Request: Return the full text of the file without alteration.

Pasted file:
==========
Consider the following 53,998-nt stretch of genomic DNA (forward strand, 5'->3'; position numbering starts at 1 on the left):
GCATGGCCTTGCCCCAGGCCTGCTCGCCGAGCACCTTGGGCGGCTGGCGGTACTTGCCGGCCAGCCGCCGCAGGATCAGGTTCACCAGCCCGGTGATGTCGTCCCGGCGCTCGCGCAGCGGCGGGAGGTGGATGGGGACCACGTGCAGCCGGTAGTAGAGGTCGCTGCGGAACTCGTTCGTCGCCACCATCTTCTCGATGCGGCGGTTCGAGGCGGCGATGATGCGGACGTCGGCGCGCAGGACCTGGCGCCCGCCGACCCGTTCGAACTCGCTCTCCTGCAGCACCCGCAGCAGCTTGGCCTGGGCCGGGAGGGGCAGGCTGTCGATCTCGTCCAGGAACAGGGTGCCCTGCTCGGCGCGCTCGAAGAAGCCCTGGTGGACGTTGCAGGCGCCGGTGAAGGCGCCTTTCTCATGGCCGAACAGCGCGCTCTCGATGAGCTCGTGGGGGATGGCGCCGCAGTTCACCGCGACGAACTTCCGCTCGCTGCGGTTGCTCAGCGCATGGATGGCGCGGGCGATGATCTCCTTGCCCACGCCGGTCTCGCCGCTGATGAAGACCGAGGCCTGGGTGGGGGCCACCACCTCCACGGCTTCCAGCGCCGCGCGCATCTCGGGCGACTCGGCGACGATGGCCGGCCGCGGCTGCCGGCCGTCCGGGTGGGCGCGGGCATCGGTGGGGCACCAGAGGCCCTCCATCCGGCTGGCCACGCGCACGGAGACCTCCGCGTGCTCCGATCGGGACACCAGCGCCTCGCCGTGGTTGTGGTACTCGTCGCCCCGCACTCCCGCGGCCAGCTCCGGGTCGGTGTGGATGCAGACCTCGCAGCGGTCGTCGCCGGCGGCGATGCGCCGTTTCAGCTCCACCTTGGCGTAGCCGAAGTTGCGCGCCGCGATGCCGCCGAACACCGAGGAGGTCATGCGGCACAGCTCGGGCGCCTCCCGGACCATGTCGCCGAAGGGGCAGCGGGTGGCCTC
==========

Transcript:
Consider the following 53,998-nt stretch of genomic DNA (forward strand, 5'->3'; position numbering starts at 1 on the left):
GCATGGCCTTGCCCCAGGCCTGCTCGCCGAGCACCTTGGGCGGCTGGCGGTACTTGCCGGCCAGCCGCCGCAGGATCAGGTTCACCAGCCCGGTGATGTCGTCCCGGCGCTCGCGCAGCGGCGGGAGGTGGATGGGGACCACGTGCAGCCGGTAGTAGAGGTCGCTGCGGAACTCGTTCGTCGCCACCATCTTCTCGATGCGGCGGTTCGAGGCGGCGATGATGCGGACGTCGGCGCGCAGGACCTGGCGCCCGCCGACCCGTTCGAACTCGCTCTCCTGCAGCACCCGCAGCAGCTTGGCCTGGGCCGGGAGGGGCAGGCTGTCGATCTCGTCCAGGAACAGGGTGCCCTGCTCGGCGCGCTCGAAGAAGCCCTGGTGGACGTTGCAGGCGCCGGTGAAGGCGCCTTTCTCATGGCCGAACAGCGCGCTCTCGATGAGCTCGTGGGGGATGGCGCCGCAGTTCACCGCGACGAACTTCCGCTCGCTGCGGTTGCTCAGCGCATGGATGGCGCGGGCGATGATCTCCTTGCCCACGCCGGTCTCGCCGCTGATGAAGACCGAGGCCTGGGTGGGGGCCACCACCTCCACGGCTTCCAGCGCCGCGCGCATCTCGGGCGACTCGGCGACGATGGCCGGCCGCGGCTGCCGGCCGTCCGGGTGGGCGCGGGCATCGGTGGGGCACCAGAGGCCCTCCATCCGGCTGGCCACGCGCACGGAGACCTCCGCGTGCTCCGATCGGGACACCAGCGCCTCGCCGTGGTTGTGGTACTCGTCGCCCCGCACTCCCGCGGCCAGCTCCGGGTCGGTGTGGATGCAGACCTCGCAGCGGTCGTCGCCGGCGGCGATGCGCCGTTTCAGCTCCACCTTGGCGTAGCCGAAGTTGCGCGCCGCGATGCCGCCGAACACCGAGGAGGTCATGCGGCACAGCTCGGGCGCCTCCCGGACCATGTCGCCGAAGGGGCAGCGGGTGGCCTC